2 Ohio Schools Utilize Transfer Partnership to Help Students Step Up - Higher Education
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2 Ohio Schools Utilize Transfer Partnership to Help Students Step Up


by Catherine Morris

When Oscar Ntakontagize won the green card lottery, he took a chance and moved to the United States on his own from Rwanda.  “There’s more job opportunity here,” Ntakontagize said. “And also access to education.”

He arrived in the U.S. in 2014, settling in Dayton, Ohio. The southwestern Ohio city was an affordable place to start a life, in Ntakontagize’s eyes.

Julia Thompson is associate director of admission and financial aid at the University of Dayton.

Some might know Dayton from the HBO documentary “The Last Truck,” which depicts GM’s decision to close its final Dayton-area manufacturing plant in 2008. GM was formerly one of the largest employers in the area.

Last fall, Ntakontagize enrolled in the local Sinclair Community College, a two-year institution serving approximately 30,000 students in the Dayton area. He had considered four-year schools, but Sinclair was the most cost-effective option out there.

Fortuitously for Ntakontagize, Sinclair initiated a closer transfer partnership with the University of Dayton (UD), a private, four-year Catholic institution in the area, the same year he enrolled. Students had transferred from Sinclair to UD in the past, but school officials wanted to make that transition more seamless.

This past fall, the two schools welcomed the first cohort of six students to the UD Sinclair Academy, a new joint venture intended to bridge the distance between the two schools. One of the most significant barriers to students transferring to a four-year school from a two-year school is course transferability, according to Julia Thompson, associate director of admission and financial aid at UD.

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“Course transferability is a huge hurdle for students and the schools that they’re looking at,” Thompson said. “And really understanding from the very beginning are they making the right choices about taking classes that they know down the road will be transferable and will get them that degree in a timely manner.”

The academy offers clearly articulated pathways from Sinclair to UD in about 24 majors. Students will complete the first two years of college at Sinclair, working with academic advisors to keep them on the right path from the outset. After earning an associate’s degree and provided that they maintain a 3.0 GPA, students will transfer as juniors to UD.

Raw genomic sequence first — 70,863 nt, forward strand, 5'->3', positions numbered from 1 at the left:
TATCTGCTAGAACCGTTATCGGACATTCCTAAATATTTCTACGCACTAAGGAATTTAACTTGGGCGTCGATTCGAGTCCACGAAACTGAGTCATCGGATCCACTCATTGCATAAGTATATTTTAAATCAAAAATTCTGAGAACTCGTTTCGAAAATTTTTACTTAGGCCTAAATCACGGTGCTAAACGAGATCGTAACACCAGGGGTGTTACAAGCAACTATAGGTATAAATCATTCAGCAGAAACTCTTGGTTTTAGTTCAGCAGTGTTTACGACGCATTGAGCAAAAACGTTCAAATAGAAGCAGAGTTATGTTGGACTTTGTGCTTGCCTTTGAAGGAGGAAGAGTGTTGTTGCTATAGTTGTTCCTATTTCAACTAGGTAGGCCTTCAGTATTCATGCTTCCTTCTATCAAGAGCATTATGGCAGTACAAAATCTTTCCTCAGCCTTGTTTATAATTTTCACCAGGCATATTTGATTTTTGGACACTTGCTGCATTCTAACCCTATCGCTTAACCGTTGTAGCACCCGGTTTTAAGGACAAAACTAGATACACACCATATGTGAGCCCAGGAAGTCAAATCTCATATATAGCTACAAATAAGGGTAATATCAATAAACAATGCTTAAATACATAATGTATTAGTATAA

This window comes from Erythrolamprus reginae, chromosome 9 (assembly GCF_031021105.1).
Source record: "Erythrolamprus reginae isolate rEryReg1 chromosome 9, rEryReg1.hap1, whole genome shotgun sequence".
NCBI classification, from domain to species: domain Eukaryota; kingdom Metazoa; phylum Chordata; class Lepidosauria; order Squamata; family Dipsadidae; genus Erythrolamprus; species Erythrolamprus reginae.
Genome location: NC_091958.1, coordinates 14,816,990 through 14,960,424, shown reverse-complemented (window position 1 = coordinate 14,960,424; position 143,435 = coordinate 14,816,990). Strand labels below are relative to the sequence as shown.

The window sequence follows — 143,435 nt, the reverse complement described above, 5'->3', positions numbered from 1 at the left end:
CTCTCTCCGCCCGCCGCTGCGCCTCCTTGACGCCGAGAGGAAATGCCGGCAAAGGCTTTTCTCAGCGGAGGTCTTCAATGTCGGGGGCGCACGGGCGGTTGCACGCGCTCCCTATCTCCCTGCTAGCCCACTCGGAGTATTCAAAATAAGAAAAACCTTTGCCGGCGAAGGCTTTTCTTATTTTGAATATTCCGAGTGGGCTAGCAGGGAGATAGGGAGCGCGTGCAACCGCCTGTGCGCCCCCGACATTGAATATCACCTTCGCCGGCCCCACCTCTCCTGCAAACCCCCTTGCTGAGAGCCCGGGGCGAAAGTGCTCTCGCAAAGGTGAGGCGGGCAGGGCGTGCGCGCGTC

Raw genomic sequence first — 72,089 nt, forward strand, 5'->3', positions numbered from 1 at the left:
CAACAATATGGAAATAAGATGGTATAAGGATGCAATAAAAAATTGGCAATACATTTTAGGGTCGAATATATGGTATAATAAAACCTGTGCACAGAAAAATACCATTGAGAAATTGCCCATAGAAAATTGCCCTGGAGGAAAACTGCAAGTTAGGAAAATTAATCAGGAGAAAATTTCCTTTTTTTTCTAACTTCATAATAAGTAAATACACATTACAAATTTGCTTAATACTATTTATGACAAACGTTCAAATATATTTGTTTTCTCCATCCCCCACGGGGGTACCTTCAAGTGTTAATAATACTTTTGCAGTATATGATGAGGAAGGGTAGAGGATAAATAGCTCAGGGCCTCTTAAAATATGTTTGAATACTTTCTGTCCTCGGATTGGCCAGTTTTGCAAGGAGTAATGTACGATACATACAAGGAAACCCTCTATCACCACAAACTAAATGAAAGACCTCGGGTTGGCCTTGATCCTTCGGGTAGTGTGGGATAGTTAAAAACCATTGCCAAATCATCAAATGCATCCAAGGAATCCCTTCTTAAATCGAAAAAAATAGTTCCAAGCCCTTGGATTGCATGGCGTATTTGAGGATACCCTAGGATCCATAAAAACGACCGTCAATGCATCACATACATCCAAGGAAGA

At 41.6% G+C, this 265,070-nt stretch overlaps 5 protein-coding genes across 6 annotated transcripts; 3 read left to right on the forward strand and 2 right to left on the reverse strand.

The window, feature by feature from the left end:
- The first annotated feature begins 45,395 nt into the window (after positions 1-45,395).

Currently, fewer than a third of Sinclair students transfer to a four-year school, according to Kimberly Collins, director of university partnerships at Sinclair. Many transfer on to Wright State, which is right in the area and allows students to live at home.

UD has increasingly been on Sinclair students’ radars. “We definitely have more and more students expressing interest in UD,” Collins said. Until the advent of the academy, however, cost had always been a prohibiting factor. Tuition and room and board at UD is just under $55,000.

Of the six students who enrolled in the academy last fall, four made it through to the summer. An additional 22 students have signed on for next fall so far.

Making the overall degree more affordable, students will pay community college rates in their first two years at Sinclair. UD, in turn, will freeze tuition at the effective rate it was when students first enrolled in the academy. That way, they know from the start how much they can expect to pay for their junior and senior year.

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“We lock them in at that tuition up front, so that there’s no surprises when they’re fully ready to transfer to UD and start taking classes,” Thompson said.

The program goes beyond the standard transfer program because students can participate in UD student life if they so choose, joining student clubs, attending athletic events, meeting with university academic advisors and engaging with peer mentoring on campus.

“It’s helpful,” Ntakontagize said. “I’m working with [an] academic advisor at UD. He helped me know which classes I have to take, so there is a clear pathway.”

Ntakontagize plans to pursue a degree in chemical engineering. He has been separated from his family for years, but said that there is a possibility his wife may be able to get a visa to join him in Dayton next year.

In addition to the impact on the lives of individual students, school officials say that they believe the program could have broader implications for the local community. Students who attend Sinclair are likely to stay in the area once they graduate, so they hope that graduates of the academy will also remain in Dayton once they finish their degrees.

“I think both of our schools are seeing how important it is for students to be able to go on for a bachelor’s degree,” Collins said.

Staff writer Catherine Morris can be reached at cmorris@diverseeducation.com.

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